The tear-shaped Indian Ocean island of Sri Lanka is a true culinary treat. Through years of colonization and trade, many cultures have influenced its cuisine, creating a spice-filled fusion of Dutch, Portuguese, English, Malay, Indian and indigenous flavors to tantalize the taste buds.
You will find plenty of fish, vegetables and spices to turn into tempting curries. Coconut is the key ingredient of Sri Lankan cuisine and is used in everything from bread to salads, dressings and inside curries. Once you taste this food you will surely come back to visit the best places in Sri Lanka for more.
Rice and curry is a staple in Sri Lanka and this may be the reason why it is called the Island of Rice and Curry. Sri Lankan cooking delivers an abundance of incredible dishes, making liberal use of local fruit, such as seafood and an arsenal of spices, jackfruit and coconut.
Here is a list of Sri Lankan foods you need to try on your trip to this tear-shaped island.
This is a typical breakfast food that’s cooked in a small, high-sided wok-like pan. It is made from a batter of fermented rice flour, coconut milk, coconut water and a sprinkling of sugar. While it cooks an egg is broken into it and it’s served with a spicy sambol.
Sambols are is the classic side dish, is fresh and fiery, chunky sauces, made with a stone pestle and mortar. It is a mix of finely grated coconut, red onion, dried red chillies, lime juice and a dash of Maldivian fish, or cured tuna.
Other favorites include sweet and sour seeni sambol, a flavorsome fusion of onions and red hot chillies with caramelised onion, and sharp and spicy lunu miris.
The vegetable curry consists of fragrant seasonal curries, each one bursting with flavour. You’ll find the British influence in curries with potatoes, carrots and pumpkin. It also includes more exotic varieties of meaty-textured young jackfruit, long okra-like drumsticks and bitter gourd, which resemble lumpy cucumbers. This is served with rice white, brown or red.
Gotu Kola Kanda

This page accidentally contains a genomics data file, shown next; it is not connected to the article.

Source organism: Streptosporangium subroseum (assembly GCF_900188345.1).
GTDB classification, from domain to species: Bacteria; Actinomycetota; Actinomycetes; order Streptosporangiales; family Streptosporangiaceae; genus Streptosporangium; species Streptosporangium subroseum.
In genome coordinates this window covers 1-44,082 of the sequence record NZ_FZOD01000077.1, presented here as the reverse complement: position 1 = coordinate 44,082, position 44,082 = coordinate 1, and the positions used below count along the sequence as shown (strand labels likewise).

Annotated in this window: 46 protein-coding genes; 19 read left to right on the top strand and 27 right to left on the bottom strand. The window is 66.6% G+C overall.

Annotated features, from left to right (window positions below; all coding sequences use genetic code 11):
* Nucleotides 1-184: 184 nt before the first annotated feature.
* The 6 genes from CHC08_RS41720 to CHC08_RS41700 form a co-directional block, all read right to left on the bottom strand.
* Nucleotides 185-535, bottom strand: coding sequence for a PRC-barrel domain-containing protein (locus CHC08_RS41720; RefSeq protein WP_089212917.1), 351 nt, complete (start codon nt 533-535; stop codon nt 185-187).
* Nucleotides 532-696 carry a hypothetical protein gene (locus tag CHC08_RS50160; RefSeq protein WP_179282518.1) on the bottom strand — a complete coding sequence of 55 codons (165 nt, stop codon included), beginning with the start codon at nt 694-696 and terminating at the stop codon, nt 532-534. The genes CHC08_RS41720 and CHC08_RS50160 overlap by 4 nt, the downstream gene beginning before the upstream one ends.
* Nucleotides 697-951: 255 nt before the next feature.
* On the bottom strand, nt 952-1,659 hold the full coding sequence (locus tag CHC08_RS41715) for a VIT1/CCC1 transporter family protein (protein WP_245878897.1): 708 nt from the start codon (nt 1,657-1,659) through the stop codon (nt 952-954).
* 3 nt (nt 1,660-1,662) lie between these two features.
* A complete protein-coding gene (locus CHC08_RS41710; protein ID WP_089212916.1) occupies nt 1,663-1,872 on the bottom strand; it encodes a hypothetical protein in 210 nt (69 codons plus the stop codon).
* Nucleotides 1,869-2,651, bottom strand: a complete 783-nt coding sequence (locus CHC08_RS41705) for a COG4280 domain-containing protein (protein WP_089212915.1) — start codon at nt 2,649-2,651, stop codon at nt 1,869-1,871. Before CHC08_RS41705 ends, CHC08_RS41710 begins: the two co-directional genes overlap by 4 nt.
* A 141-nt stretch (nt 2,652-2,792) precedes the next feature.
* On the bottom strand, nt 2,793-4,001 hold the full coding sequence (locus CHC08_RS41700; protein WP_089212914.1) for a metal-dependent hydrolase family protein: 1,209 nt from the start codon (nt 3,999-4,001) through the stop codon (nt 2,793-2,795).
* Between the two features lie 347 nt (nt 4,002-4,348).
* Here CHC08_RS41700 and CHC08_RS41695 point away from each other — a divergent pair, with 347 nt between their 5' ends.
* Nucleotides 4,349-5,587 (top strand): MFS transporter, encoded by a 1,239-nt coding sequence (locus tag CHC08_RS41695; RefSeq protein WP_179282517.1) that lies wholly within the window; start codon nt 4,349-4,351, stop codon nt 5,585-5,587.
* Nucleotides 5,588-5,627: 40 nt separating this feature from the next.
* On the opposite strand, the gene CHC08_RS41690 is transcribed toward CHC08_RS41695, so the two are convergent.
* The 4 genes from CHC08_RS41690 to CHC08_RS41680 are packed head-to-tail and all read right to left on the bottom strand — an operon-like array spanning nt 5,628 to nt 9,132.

This is a herbal porridge, a nutritious green concoction made from wild leafy greens including medicinal herb gotu kola and hathawariya, part of the asparagus family and rice. It reduces cholesterol, aids digestion and boosts the immune system.
Sri Lanka’s lagoon crabs are famous the world over for their succulent sweet meat. A regular appearance on Asia’s best restaurant lists is Colombo’s Ministry of Crab. You can relish the curry crab, chilli crab and pepper crab.
This delicious street food is stir-fry made out of leftovers. It is finely sliced roti flatbread together with garlic and spices and meat or vegetables, on a large iron skillet. Another favourite here is pol roti, made with coconut and eaten for breakfast with lunu miras and dhal.
Lentil curry is a staple side dish, eaten two or three times a day. It is cooked in coconut milk, with onions, piquant green chillies and spices such as cumin, cinnamon, fenugreek and pandan leaves. This dish is extra tasty when made in a traditional clay pot.
Is a savoury delicacy passed down by the descendants of Dutch Burghers and served for Sunday lunch. The authentic recipe includes Dutch-style meat balls, and a three-meat curry infused with spices such as cinnamon and cardamom, and seeni sambol. All this is mixed with rice boiled in a spicy stock, before being wrapped in a banana leaf parcel and then slowly oven baked.
Green jackfruit curry
Jackfruit is consumed from very ripe and sweet to green and starchy. Polos is a Sri Lankan delicacy prepared with young green jackfruit.
The fruit is sliced into bite-sized chunks and boiled until soft, then cooked with onions, garlic, ginger and spices like, turmeric, chili powder, roasted curry powder,mustard seeds, pandan leaves and curry leaf sprigs. Coconut milk is added in the end and simmered to reduce most of the liquid, leaving all the flavors within the cubes of jackfruit.
Sour fish curry
Ambul thiyal is one of the best fish curries. Cubes of tuna are cooked in a blend of spices, including black pepper, cinnamon, turmeric, garlic and curry leaves. The secret ingredient here is dried goraka that gives the dish its sour flavor.
Watalappan is the most popular sweet treats, and is a must-have for special occasions. This dessert is similar to egg custard, with the addition of cardamom, nutmeg, coconut milk and dark kithul jaggery, or palm sugar. To add some crunch to the dish chopped nuts are sprinkled on top.
The discussion of Sri Lankan food would be incomplete without wood apple. You will find this in all Sri Lankan markets and can be eaten directly out of the shell or in a thick smoothie, known as wood apple juice. It can be blended with jaggery and water to smooth it out.
Coconut and Honey Pancake
This breakfast food consists of thinly cooked pancakes made of flour and water and filled with caramelized coconut and honey. It is then rolled and eaten in less than 3 bites. This is eaten for breakfast, snacks and sometimes as a dessert as well.
Another favorite is coconut roti, a simple combination of coconut, flour, salt and small amounts of water to bind the ingredients together, then cooked on a hot pan. It can also have additions such as grated vegetables, onions or chilli.
Vegetable Roti the Triangles of Sri Lanka
Filled with spicy vegetables, although some come with fish or egg, they are just skillet fried, and sometimes with breadcrumbs made in the shape of a triangle, square or cylinder and can be eaten hot, cold, warm, crispy, it’s yum no matter what.
Sri Lankan cuisine has certainly left a lasting impression on us travellers.